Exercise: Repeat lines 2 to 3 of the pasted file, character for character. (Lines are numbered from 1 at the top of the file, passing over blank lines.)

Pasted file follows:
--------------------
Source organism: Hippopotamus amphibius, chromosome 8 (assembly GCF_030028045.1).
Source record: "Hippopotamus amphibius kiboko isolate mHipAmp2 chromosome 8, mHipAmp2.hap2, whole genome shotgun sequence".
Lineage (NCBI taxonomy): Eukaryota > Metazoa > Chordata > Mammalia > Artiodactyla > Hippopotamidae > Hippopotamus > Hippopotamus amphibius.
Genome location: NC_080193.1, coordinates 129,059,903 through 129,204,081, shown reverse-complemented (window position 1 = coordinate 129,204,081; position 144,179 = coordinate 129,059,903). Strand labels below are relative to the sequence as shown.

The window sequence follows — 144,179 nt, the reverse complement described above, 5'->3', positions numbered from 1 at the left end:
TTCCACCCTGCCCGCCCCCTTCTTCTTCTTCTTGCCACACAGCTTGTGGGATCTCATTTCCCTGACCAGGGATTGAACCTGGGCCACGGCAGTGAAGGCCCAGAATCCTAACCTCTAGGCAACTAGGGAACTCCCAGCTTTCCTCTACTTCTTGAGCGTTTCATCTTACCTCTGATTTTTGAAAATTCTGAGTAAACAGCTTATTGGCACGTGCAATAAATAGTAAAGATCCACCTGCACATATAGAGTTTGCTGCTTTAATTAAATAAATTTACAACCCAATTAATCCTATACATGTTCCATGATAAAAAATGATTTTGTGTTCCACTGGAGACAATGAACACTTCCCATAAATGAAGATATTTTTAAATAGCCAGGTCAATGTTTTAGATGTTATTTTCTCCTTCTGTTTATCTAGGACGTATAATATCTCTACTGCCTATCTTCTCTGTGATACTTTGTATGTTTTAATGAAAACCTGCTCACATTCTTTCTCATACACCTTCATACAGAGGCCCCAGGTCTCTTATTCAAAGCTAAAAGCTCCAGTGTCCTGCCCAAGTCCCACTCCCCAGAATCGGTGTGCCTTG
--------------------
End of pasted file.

Source record: "Hippopotamus amphibius kiboko isolate mHipAmp2 chromosome 8, mHipAmp2.hap2, whole genome shotgun sequence".
Lineage (NCBI taxonomy): Eukaryota > Metazoa > Chordata > Mammalia > Artiodactyla > Hippopotamidae > Hippopotamus > Hippopotamus amphibius.